Walking the walk

When Londoners use their feet to beat a Tube strike

As the Tube strike looms, I've been reminded of my District Line walk. Its second day coincided with a strike by Underground workers, so I was far from the only one treading the pavements. In case it provides any inspiration for those of you lacing up tomorrow, here's the relevant section from the book ...

Walking the walk

It would seem that a 21st century Tube strike takes you back two hundred years. On this gloomy and overcast Monday morning, London’s pavements have become rivers of humanity. There are occasional islands formed by a bus queue or a taxi rank, but mostly the tide presses on, a tide of unsmiling but uncomplaining pedestrians. It seems offensive to employ the phrase ‘Blitz spirit’ about Londoners’ reaction to a strike that hasn’t even wiped out the service completely; most Tube stations are open, though quieter than usual, as people shun a long wait in favour of exercise. But it does take a lot to seriously upset this capital. The percentages this morning, therefore, probably aren’t too different from those estimated by Richard Phillips as he started his 1813 walk to Kew from St James’s Park. Of the 16,000 who came into London from neighbouring villages to work each day, ‘8000 walk, 2000 arrive in public conveyances, and 6000 ride on horseback, or in open or close carriages’. The staggered timings seem similar too. Today’s rush hour continues well into mid-morning, while Phillips observed ‘clerks ... before nine o’clock ... from nine to eleven, you see shop-keepers, stock-brokers, lawyers, and principals in various establishments ... At twelve, saunters forth the man of wealth ... yet demonstrating the folly of wealth by his gouty legs.’ 

After Gloucester Road and South Kensington stations I reach the King’s Road, so-called because it was Charles II’s private route to Kew. In 1711, when they grew hay in Chelsea, Jonathan Swift complained that ‘the hay-making nymphs are perfect drabs ... There is a mighty increase of dirty wenches in straw hats since I first knew London,’ proving that nostalgia has always been a popular drug. Through the quiet streets of Belgravia, which since its construction began in the 1820s has always been the very poshest part of town, that tiny notch above even Mayfair. So nobby was it that the Duke of Bedford chose 6 Belgrave Square as his townhouse, rather than anywhere on his own estate of Bloomsbury. 

Skirting the taxi queues at Victoria I head past the Catholic Westminster Cathedral, which almost no one seems to know will allow you up their tower for a fantastic view of London. The cathedral as a whole contains 12 million bricks – 2 million more than there are in the Empire State Building. The next station is St James’s Park. The park itself was where James I kept leopards, crocodiles and elephants, though by Richard Phillips’s time they’d made way for beggars. ‘One, a fellow, who had a withered leg, approached his post with a cheerful air; but he had no sooner seated himself, and stripped it bare, than he began such hideous moans as in a few minutes attracted several donations.’ 

Crossing Parliament Square I look down towards College Green, the patch of grass where the political media always hold their televised feeding frenzies, and remember their massed umbrellas during the 1995 Conservative leadership election (the one during which Michael Portillo made such inventive use of Brown’s hotel). The reason I remember the umbrellas (I was there in a minor capacity for the BBC) was that at one point it was thirteen minutes – I timed it – before anyone noticed it had stopped raining. This says a lot about the political media. (For the record, the first to notice was the ever-excellent Peter Allen of Radio Five Live.)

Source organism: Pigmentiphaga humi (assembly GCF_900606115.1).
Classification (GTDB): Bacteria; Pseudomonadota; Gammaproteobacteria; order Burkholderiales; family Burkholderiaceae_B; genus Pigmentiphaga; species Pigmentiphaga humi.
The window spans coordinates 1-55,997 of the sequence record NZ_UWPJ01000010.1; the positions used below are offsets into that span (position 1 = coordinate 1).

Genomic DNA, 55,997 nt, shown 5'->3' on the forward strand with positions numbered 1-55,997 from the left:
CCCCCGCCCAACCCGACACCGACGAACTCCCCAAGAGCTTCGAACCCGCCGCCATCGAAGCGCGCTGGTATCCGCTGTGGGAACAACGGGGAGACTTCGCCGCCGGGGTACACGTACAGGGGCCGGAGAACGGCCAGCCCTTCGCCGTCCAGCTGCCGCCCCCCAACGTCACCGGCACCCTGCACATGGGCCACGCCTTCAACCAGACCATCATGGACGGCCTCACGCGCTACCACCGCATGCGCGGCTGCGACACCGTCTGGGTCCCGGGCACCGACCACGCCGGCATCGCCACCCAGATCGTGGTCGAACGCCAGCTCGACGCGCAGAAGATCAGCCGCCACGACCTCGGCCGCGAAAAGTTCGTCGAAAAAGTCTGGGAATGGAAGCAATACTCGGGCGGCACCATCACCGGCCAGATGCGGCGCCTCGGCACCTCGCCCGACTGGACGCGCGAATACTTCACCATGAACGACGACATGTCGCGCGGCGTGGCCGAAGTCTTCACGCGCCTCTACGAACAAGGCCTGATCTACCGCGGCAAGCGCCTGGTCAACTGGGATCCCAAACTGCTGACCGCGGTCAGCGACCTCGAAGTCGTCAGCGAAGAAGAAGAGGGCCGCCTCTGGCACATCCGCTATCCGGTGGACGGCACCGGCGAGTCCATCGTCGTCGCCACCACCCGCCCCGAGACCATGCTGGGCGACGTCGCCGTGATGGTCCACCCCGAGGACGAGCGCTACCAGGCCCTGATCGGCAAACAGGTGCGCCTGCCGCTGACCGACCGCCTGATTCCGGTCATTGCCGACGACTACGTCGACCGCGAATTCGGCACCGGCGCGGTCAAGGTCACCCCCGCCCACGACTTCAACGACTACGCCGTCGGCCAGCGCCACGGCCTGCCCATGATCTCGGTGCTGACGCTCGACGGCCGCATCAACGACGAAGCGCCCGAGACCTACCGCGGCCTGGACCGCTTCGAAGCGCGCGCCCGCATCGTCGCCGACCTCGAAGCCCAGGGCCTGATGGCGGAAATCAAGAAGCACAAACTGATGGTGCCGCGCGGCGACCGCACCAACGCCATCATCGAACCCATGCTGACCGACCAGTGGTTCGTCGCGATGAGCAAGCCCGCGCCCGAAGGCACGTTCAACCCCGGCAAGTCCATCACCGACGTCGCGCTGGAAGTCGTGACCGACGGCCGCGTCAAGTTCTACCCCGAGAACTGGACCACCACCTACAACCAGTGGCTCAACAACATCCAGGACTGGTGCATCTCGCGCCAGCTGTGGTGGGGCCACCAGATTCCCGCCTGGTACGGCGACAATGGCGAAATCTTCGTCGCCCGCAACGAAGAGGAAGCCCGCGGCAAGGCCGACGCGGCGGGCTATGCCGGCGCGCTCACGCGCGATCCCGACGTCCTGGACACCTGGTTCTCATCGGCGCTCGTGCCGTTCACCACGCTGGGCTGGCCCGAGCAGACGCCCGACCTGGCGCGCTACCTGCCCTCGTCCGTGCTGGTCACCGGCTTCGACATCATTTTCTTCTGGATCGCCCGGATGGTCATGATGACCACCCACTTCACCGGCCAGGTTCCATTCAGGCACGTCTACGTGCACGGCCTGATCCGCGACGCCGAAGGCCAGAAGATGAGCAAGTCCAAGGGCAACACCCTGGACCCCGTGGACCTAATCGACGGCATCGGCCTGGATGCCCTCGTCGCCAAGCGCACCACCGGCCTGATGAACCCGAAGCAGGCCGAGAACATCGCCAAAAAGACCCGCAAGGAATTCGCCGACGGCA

Round onto the Embankment. The tops of the City skyscrapers are lost in fog, and the Thames looks choppy, though the river’s appearance can change by the minute, which was why when Monet painted it he kept nearly 100 canvases on the go at one time. A Spanish-looking man consults his tourist map – at first it seems he’s got something in his eye, but no, he’s pulling down his lower eyelid simply to see the map more clearly. Passing the Embankment Gardens on my left, I imagine I can hear the rumble of a Tube train. This project is clearly getting to me. Then I realise it’s not my imagination – there’s definitely a rumbling. I hurry into the gardens; the sound seems to be coming from a brick structure behind a statue of the politician Henry Fawcett. The size of a decent garden shed, the structure is surrounded by railings that are clearly there to prevent further examination. But Mr Fawcett’s plinth is at a convenient height, and with some slightly risky footwork I’m able to clamber up and see that the structure has no top, or at least only one made of wire mesh. Down there, perhaps twenty feet below ground level, are two sets of tracks. I wait a couple of minutes, and sure enough a District Line train passes beneath. It’s thrilling to discover this Victorian ventilation shaft. A real moment of bonding with the Underground, of realising how close it can be without us knowing.


If you'd care for more of ‘Walk the Lines', you can read about it here


London Bus

A London double decker bus can lean further from the vertical without falling over than a human can. What a great way of learning about centres of gravity. The reason a Routemaster can lean so far is that there's a great long strip of pig-iron welded to its base, keeping you top-deckers safe as you go round corners. If you want reassuring photographic evidence, click here